Walking for confidence

Dee used walking to shed her excess weight and get her health and confidence back on track.

I’m only 5ft [1.5m] tall, and I weighed almost 17 stone [106kg]. It was a lot of pressure on my body. Taking the kids to school, just walking 100m from the car was hard. I couldn’t stand for long when cooking dinner.

In 2019, I was on a plane from Cyprus. Another passenger told the steward he didn’t want to sit next to such a fat person because I was ‘overflowing’ onto his seat. It was so embarrassing. I felt heartbroken and cried all the way home. I knew I needed to lose weight, but I didn’t know how.

I realised I couldn’t have a healthy lifestyle without exercise and eating well – but I wasn’t sure I had the strength to do both. I said to myself, ‘get under 100kg, then start exercising.’ I dropped the weight in six weeks.

Being that big and going to the gym, I would have got looks. Walking was the only option for me. So I got a fitness watch and started counting my steps. I read that if you’re a complete beginner, you should exercise three times a week, so I did 1,000 steps every other day. I knew a good fitness goal was 10,000 steps a day. It took me five months to manage that.

I was following Active Fenland on social media and I saw a post about a Ramblers Wellbeing Walk. It seemed a great idea – like a social club, but you’re walking as well. Then I saw they were looking for walk leaders and I thought: ‘Fantastic, this is my opportunity.’ I felt nervous about putting myself forward, but also worried that no one else would volunteer. Eventually, I decided: ‘I want to join a walking group; I might as well make my own!’


Leading the way

I didn’t know any walking routes, but Wisbech has a few landmarks and a lovely river, so I created a walk around those. Hettie from Active Fenland helped with the risk assessment and planning – I felt really supported. We started advertising, and it’s grown from there.

Now 20 to 25 people come each week to our Friday walks. Everyone’s so friendly – I couldn’t ask for a better group.

It’s about socialising and mental health as much as exercise. Some people have moved to Wisbech and don’t know anybody. One lady has social anxiety and never thought she could be part of such a big group – it took her three sessions just to get out of her car, but now she loves it. Another is a carer and doesn’t see many people, so she joined, and met a friend she now sees regularly.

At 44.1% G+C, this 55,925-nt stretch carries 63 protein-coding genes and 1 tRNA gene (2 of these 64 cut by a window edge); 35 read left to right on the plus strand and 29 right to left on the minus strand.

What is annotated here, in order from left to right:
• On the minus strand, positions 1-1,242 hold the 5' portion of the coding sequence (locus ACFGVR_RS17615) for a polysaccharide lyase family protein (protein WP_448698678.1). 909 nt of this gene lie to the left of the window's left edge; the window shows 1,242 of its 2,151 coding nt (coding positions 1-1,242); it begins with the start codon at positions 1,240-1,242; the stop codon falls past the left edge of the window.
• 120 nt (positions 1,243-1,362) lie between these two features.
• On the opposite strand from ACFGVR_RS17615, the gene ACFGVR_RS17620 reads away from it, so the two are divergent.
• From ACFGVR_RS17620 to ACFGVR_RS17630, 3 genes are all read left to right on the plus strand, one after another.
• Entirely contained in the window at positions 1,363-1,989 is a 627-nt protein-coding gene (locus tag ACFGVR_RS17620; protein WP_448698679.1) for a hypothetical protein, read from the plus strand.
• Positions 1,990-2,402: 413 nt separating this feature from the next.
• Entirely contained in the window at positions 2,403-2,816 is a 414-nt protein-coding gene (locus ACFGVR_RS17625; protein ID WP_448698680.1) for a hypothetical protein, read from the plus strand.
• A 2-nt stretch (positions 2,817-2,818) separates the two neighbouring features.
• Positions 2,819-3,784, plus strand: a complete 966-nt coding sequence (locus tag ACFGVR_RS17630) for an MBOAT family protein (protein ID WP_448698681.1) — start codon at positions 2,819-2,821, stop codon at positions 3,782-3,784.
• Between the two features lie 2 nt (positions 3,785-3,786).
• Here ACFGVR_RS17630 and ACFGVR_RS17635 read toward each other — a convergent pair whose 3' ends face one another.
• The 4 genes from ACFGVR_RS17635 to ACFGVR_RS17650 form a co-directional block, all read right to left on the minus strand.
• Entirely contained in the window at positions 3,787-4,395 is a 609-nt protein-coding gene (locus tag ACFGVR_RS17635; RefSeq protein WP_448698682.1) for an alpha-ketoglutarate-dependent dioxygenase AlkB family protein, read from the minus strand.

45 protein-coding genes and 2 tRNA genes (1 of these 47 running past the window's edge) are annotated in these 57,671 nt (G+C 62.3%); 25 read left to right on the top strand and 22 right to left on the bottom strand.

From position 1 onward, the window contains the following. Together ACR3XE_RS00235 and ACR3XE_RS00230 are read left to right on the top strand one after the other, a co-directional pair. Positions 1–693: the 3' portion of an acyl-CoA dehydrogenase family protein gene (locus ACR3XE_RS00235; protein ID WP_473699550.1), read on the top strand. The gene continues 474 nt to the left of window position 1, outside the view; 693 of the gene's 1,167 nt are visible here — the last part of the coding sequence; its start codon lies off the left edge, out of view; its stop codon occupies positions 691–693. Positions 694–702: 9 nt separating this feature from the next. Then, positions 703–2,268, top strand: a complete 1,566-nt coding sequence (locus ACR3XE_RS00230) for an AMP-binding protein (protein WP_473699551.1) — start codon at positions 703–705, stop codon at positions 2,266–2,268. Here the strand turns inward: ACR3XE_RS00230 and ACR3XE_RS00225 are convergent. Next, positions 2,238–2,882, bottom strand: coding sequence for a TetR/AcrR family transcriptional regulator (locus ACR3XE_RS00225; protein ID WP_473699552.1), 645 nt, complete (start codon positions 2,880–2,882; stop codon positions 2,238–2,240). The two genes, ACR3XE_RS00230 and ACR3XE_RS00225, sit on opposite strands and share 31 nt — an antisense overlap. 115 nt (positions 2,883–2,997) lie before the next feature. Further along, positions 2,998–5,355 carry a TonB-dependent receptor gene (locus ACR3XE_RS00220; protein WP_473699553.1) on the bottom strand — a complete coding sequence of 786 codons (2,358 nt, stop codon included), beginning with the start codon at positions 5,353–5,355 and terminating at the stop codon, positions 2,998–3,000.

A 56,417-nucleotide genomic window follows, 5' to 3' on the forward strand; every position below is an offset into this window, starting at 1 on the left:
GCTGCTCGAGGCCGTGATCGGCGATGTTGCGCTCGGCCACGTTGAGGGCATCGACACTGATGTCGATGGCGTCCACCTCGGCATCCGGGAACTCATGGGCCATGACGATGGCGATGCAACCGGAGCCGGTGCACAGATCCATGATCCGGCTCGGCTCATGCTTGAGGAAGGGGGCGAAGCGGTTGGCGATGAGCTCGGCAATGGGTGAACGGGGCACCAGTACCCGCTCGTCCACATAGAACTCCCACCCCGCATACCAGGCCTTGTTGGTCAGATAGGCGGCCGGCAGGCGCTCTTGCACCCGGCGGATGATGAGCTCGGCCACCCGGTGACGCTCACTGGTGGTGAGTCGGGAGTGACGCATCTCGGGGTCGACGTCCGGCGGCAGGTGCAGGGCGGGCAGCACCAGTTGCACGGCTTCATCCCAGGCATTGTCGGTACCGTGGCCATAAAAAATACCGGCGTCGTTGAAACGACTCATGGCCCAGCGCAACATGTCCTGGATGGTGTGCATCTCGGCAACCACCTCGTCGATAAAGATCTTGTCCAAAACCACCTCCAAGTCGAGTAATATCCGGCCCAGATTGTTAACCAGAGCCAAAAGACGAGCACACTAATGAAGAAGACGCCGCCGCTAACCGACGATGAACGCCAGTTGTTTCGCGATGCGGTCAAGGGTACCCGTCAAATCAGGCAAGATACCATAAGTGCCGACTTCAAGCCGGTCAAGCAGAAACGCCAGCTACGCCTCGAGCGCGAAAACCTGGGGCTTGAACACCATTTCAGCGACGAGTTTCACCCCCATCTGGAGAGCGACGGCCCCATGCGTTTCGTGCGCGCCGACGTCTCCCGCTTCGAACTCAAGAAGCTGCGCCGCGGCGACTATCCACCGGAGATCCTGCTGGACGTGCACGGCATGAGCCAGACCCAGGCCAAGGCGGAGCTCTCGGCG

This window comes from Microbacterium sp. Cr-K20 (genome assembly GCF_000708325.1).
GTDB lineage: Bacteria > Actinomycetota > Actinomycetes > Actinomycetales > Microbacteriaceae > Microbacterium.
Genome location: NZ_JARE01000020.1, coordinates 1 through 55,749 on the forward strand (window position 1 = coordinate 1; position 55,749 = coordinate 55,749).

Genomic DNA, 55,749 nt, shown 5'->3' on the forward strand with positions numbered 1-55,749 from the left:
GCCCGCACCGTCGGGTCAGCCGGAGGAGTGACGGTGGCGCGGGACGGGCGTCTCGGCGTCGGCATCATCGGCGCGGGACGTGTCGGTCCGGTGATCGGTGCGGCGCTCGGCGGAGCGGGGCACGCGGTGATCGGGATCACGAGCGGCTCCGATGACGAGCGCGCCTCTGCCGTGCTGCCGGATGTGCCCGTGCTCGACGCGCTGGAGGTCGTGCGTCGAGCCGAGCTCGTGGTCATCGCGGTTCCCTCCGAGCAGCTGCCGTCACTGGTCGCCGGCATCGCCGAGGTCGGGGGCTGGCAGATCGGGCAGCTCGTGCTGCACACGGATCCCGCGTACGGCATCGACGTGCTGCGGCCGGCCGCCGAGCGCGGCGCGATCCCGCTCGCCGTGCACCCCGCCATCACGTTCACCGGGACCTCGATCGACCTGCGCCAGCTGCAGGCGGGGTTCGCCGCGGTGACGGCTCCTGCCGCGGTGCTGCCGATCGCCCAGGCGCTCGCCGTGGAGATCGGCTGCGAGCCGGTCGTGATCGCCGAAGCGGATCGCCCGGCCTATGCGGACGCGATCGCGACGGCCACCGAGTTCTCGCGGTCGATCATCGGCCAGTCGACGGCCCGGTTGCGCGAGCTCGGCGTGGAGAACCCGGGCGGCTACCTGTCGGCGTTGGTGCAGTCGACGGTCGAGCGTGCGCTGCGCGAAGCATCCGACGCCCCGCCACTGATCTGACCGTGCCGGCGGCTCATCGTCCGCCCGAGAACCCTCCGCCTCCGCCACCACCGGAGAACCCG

My passion is getting people active. Walking will always hold a special place in my heart, and I want to give that to others.

If I’d carried on as I was, I probably wouldn’t be able to care for myself or my children. Today, I’m 8 stone [50kg] lighter. Walking has given me back the confidence I once had, and opened new avenues for me. In 2021, someone inspired me to do the NHS’s Couch to 5k programme. I joined Fenland Running Club and in 2022, I completed my first half marathon.

I think walking is underestimated. It’s free, you don’t need any equipment and you don’t need to be fit. You see wildlife, you meet other people, and being outdoors in the fresh air boosts mental health. If I hadn’t walked, I wouldn’t have been able to run.

a male rambler overlooking a river with several small boats parked by the riverbank

Walking for health

From living with a heart condition in his mid-20s to completing a 100km walk, Will values walking as a way of staying fit and well.

A woman smiling outside.

How walking helped my mental health

Gina tells how walking with others has helped her feel like herself again and why she encourages those with mental health struggles to join a walking group.

A selfie photo of Arron smiling.  There are large rugged hills behind him.

Challenging perceptions of the Ramblers

Arron, the chair of Fillyaboots Merseyside Young Walkers talks about being a young, LGBT+, working class Rambler.